Validation date: 21 11 2013
Updated on: Never
Views: 4310
See on the interactive map:

53°56'54"N 001°11'04"W

Runway: 06/24 - 1812meters/5946feet - concrete
Runway: 11/29 - 1234meters/4050feet - concrete
Runway: 18/36 - 1280meters/4200feet - concrete

Rufforth airfield (RAF Rufforth) was an airfield 280 kilometers north-northwest of London.
The airfield was built in 1941, only 4 miles west of York. Originally it was to have a main 1600yd runway and two 1100yd runways, but all were lengthened before the airfield opened. Rufforths' runways, taxitracks and dispersals were all made of concrete.
After opening in the summer of 1942, RAF Rufforth was initially only used by operational otaining units from other airfields. Its first operational squadron arrived from RAF East Moor in the fall of 1942; 158 Sqn flying Halifaxes. This squadron did not stay long, but moved to Lissett near the end of February 1943 to make room for the Halifax Operational Training Unit of No. 4 Group. The move was used as an opportunity to make a lot of repairs to the tracks, because the contrete was cracking. 
1663 Heavy Conversion Unit (HCU) was formed at Rufforth in March 1943. It trained Halifax crews until it disbanded in May 1945. The unit saw a change in command when they were transferred from 4 Group (Bomber Command) to 7 Group (Training Command).
Although only one came from 1663HCU, a total of 18 Halifaxes were lost during operations from Rufforth, .

RAF Rufforth was maintained by the RAF after the war. In June 1949 the first Slingsby T21 Sedbergh of 23 Gliding School arrived at the airfield. In December 1951 the first Slingsby T31 Cadet was introduced. The unit was renamed 642 Volunteer Gliding School in 1955. In 1959 642VGS moved to RAF Linton-on-Ouse, and the airfield was closed on care and maintenance under 60 Maintenance Unit.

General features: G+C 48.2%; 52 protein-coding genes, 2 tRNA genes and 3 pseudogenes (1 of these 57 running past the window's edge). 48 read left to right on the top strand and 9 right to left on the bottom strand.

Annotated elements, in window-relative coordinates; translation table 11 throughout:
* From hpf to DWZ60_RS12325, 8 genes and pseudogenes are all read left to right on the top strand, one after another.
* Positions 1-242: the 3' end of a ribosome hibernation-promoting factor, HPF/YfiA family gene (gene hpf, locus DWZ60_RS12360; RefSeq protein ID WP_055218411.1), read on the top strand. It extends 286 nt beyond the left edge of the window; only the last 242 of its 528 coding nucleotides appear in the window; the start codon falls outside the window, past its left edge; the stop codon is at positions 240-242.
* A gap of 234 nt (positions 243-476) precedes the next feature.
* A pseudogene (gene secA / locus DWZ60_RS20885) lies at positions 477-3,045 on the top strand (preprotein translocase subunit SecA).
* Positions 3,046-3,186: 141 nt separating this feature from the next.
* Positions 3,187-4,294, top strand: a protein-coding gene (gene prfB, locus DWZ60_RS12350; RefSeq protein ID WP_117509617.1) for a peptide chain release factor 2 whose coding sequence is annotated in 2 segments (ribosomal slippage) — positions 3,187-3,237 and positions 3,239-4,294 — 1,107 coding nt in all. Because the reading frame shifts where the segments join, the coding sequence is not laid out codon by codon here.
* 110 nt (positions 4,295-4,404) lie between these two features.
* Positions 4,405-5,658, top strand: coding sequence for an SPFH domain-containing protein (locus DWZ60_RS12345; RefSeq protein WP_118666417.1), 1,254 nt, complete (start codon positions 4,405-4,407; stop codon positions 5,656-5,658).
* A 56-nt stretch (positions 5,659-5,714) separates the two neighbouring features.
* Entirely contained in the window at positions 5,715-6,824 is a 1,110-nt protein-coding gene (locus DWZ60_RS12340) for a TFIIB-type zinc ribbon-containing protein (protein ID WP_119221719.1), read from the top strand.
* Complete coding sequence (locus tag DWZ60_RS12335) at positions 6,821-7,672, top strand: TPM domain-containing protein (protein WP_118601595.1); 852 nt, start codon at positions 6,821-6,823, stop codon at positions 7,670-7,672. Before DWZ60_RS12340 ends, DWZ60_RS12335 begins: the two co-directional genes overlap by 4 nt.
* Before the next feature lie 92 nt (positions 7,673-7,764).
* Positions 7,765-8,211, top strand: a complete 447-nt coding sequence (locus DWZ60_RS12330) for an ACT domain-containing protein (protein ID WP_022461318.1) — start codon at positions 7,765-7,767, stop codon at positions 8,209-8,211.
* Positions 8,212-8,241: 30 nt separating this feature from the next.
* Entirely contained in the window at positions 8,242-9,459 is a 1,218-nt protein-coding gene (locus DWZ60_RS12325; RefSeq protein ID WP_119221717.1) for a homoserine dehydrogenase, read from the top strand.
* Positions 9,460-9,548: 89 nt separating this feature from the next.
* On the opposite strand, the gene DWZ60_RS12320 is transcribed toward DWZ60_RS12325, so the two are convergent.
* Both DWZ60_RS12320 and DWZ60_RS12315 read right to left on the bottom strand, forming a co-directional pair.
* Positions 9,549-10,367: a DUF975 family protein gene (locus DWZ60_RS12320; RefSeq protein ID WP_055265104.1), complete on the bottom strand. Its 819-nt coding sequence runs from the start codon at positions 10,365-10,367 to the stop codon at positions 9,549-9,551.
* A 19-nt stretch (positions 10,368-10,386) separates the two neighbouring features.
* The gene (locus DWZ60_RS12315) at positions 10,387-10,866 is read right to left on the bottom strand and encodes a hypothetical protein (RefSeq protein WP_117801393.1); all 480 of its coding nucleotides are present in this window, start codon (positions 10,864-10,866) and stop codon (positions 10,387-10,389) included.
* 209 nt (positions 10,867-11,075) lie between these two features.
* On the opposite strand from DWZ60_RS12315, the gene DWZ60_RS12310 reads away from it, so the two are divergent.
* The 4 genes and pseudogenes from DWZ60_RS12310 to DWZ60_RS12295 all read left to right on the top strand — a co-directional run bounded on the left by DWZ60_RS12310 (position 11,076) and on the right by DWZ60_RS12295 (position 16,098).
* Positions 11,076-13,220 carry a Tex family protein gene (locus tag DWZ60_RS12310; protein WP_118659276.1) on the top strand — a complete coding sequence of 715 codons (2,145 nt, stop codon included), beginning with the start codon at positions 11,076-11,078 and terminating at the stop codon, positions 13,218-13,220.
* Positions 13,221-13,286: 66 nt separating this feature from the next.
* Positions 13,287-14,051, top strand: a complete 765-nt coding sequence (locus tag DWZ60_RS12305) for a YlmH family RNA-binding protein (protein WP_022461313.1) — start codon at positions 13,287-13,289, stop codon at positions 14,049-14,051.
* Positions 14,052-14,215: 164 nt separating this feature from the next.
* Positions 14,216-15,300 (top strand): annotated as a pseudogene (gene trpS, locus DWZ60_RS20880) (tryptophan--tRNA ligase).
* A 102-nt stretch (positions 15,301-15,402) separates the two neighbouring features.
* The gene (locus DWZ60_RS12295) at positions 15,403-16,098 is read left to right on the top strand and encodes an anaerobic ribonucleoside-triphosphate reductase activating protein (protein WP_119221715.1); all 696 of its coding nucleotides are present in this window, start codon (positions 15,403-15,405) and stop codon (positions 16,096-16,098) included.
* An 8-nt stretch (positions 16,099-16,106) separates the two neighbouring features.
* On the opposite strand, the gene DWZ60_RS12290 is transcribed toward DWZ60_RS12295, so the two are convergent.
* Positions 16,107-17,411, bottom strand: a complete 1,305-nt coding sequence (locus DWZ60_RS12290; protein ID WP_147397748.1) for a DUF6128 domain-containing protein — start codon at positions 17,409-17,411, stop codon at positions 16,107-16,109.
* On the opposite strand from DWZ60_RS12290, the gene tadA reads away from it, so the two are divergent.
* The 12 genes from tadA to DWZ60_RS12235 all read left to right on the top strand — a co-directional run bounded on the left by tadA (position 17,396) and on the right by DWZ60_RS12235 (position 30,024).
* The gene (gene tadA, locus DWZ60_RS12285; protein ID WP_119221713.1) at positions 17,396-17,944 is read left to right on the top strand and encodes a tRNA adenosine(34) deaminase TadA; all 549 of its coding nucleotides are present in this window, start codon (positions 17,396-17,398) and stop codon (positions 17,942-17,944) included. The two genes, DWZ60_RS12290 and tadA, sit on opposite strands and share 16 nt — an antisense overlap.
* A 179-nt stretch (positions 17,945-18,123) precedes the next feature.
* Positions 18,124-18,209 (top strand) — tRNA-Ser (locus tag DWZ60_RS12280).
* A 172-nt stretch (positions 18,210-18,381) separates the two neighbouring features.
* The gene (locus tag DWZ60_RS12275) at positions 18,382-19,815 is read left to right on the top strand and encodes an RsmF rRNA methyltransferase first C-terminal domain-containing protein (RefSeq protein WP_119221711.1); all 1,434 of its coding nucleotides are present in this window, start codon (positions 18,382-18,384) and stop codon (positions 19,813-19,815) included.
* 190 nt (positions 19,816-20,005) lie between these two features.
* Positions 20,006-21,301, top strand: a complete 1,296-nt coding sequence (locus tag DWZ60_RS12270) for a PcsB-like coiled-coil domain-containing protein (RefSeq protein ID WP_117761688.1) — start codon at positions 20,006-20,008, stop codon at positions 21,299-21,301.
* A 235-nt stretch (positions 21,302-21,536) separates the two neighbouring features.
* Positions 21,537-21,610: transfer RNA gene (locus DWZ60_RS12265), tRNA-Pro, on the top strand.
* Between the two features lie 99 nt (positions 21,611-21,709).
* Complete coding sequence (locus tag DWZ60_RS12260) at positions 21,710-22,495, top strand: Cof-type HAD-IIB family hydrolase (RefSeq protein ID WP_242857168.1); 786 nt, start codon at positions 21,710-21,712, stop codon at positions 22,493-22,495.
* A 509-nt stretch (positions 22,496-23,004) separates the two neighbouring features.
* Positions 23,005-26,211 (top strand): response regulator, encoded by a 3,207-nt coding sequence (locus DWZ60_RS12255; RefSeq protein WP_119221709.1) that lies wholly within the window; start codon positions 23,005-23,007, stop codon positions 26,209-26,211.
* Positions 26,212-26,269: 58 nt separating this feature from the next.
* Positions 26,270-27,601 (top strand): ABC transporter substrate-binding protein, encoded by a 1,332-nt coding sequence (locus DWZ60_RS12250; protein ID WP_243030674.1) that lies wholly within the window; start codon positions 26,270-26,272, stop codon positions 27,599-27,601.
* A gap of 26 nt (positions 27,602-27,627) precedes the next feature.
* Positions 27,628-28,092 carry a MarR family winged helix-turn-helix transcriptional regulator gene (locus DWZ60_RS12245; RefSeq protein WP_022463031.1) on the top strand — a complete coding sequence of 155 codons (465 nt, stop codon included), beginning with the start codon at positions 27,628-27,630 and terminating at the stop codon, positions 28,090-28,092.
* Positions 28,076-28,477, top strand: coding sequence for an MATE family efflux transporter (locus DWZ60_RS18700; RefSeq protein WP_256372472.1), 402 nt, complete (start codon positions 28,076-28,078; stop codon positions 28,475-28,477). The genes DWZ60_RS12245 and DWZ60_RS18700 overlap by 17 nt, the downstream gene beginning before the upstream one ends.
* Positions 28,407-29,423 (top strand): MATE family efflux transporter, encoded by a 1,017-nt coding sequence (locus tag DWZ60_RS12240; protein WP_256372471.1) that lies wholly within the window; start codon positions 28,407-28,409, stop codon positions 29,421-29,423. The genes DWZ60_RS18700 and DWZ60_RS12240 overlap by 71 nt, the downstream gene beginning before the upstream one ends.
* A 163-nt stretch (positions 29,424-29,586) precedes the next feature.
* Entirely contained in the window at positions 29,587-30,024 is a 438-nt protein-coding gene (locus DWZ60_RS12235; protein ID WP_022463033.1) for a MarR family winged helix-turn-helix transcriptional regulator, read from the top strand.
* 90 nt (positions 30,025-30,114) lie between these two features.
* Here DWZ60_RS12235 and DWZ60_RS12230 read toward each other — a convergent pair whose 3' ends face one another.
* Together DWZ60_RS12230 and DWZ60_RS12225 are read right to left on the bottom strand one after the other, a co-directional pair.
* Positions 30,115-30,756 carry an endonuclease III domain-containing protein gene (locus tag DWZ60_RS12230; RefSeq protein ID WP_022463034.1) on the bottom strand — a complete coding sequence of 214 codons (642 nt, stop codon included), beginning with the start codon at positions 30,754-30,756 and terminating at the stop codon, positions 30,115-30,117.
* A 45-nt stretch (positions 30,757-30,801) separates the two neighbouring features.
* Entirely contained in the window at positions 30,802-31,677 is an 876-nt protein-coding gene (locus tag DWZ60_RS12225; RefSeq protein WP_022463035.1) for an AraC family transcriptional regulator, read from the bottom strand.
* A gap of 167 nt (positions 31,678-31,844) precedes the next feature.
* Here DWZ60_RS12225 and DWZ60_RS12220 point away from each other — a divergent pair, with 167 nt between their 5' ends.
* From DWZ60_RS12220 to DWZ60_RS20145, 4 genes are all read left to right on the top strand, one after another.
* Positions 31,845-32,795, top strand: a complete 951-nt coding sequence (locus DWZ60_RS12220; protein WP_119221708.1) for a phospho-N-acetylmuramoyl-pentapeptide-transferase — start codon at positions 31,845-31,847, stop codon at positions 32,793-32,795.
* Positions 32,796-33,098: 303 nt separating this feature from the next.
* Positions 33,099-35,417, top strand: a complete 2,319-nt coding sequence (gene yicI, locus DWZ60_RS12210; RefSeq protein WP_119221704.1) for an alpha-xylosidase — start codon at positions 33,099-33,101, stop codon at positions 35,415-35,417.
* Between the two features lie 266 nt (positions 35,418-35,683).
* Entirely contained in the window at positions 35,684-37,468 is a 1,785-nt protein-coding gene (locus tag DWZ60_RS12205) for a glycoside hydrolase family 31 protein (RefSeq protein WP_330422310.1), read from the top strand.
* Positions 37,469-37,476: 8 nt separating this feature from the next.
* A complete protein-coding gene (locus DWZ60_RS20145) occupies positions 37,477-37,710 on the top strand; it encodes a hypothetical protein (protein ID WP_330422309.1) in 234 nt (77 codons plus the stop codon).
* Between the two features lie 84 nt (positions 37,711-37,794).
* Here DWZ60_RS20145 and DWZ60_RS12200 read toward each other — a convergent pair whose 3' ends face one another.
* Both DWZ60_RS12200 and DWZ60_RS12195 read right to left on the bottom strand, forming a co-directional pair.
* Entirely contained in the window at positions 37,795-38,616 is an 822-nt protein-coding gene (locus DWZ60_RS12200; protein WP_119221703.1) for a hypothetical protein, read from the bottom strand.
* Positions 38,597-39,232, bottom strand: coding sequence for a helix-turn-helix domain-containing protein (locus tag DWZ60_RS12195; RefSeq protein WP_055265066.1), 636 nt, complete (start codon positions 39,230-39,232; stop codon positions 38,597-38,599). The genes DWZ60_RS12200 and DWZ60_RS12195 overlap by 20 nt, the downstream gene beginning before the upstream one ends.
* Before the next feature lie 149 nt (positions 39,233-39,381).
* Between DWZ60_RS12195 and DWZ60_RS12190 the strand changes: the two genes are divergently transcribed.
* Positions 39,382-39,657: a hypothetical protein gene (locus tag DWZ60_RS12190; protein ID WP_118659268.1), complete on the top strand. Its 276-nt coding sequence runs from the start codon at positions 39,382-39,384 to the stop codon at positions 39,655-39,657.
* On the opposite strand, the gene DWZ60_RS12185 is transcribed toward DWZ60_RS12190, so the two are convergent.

125Sqn ATC (Air Training Corps) held Air Experience Flights in Chipmunks during their Annual Camp at RAF Rufforth, such as this one in 1958 (125Sqn Air Training Corps).

Whilst still a defense installation, the airfield became a racing circuit, with the first races held in 1959. It held races until 1962, and continued to host Formula 2 and Formula Junior races until 1978. RAF presence did not last that long; they withdrew from the airfield in 1974. The airfield was sold off by the Ministry of Defence in 1981.  Still, this did not mean the end for the airfield.
In 1982, British television company ITV used the airfield to film the 9 episode TV drama 'Airline'. Set after the end of World War 2, it was a story about a demobbed RAF transport pilot who tried to set up his own airline with DC-3/C47 transports.

Photographed in 1981, this photo shows the control tower of RAF Rufforth, some years after the RAF left the airfield. Since, the wood built top floor constructed in the 1960s has been removed (Paul Francis, via AirfieldResearchGroup).

A glider on the north end of the runway at Rufforth in 1982 (Wikipedia).

Somewhere between 1982 and 2002 the airfield lost the center section of its main runway. The two remaining sections are still in use as runways: the east section (06E/24E)for microlight aircraft, the West section (06W/24W) for a small GA airfield. The 18/36 runway is still in use with the same GA airfield, albeit at greatly reduced length. Runway 11/29 still exists, but it is withdrawn from use. Much of the southern taxitrack has disappeared.
The tower building still exists.

airfield map of Rufforth airfield in 2005 (RAF).

Overview of the airfield in 2007 (Google Earth)

Note: this airfield was described earlier, using information supplied on the RAF website. Due to a 3rd party copyright claim, the part between 1940 and 1945 was rewritten, omitting certain information on units and dates.